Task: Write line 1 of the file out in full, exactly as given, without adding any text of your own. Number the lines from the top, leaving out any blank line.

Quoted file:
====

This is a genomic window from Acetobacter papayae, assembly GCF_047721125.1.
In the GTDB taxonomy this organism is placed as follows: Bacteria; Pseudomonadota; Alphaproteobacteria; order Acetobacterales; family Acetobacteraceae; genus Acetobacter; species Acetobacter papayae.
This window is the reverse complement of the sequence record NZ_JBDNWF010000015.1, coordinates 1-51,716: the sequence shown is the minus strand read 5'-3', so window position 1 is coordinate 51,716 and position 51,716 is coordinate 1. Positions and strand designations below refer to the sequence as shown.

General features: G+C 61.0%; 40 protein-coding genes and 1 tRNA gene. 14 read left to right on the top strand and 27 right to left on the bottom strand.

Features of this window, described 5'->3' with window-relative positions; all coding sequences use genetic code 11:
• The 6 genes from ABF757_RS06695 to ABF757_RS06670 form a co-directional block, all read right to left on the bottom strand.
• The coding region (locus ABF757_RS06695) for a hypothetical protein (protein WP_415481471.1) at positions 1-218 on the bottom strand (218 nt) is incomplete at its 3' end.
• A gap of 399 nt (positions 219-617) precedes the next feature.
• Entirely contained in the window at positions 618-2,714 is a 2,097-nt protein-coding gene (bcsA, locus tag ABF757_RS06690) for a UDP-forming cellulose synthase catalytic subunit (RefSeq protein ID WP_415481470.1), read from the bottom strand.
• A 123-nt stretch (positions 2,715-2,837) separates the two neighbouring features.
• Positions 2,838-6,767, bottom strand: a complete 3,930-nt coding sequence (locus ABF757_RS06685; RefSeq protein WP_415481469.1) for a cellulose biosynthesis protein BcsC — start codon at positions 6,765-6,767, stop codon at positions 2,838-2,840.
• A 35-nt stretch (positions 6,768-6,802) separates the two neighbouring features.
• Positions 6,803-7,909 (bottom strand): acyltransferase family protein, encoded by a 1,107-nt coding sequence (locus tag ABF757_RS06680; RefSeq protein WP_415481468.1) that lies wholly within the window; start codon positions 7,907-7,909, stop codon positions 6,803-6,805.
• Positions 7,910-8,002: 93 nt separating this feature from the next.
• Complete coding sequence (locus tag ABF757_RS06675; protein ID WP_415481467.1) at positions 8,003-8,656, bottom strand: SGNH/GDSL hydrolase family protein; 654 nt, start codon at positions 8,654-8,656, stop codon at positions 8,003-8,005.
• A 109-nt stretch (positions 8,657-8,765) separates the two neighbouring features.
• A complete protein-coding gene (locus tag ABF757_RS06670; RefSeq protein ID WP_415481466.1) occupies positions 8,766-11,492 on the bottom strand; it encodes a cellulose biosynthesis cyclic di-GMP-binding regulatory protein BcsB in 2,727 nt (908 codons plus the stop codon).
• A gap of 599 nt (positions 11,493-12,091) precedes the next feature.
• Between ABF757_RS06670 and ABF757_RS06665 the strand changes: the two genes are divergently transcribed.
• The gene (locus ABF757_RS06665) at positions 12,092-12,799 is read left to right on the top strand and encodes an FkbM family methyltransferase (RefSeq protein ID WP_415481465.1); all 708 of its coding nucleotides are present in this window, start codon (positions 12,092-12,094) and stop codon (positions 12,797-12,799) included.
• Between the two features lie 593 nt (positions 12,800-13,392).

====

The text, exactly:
This is a genomic window from Acetobacter papayae, assembly GCF_047721125.1.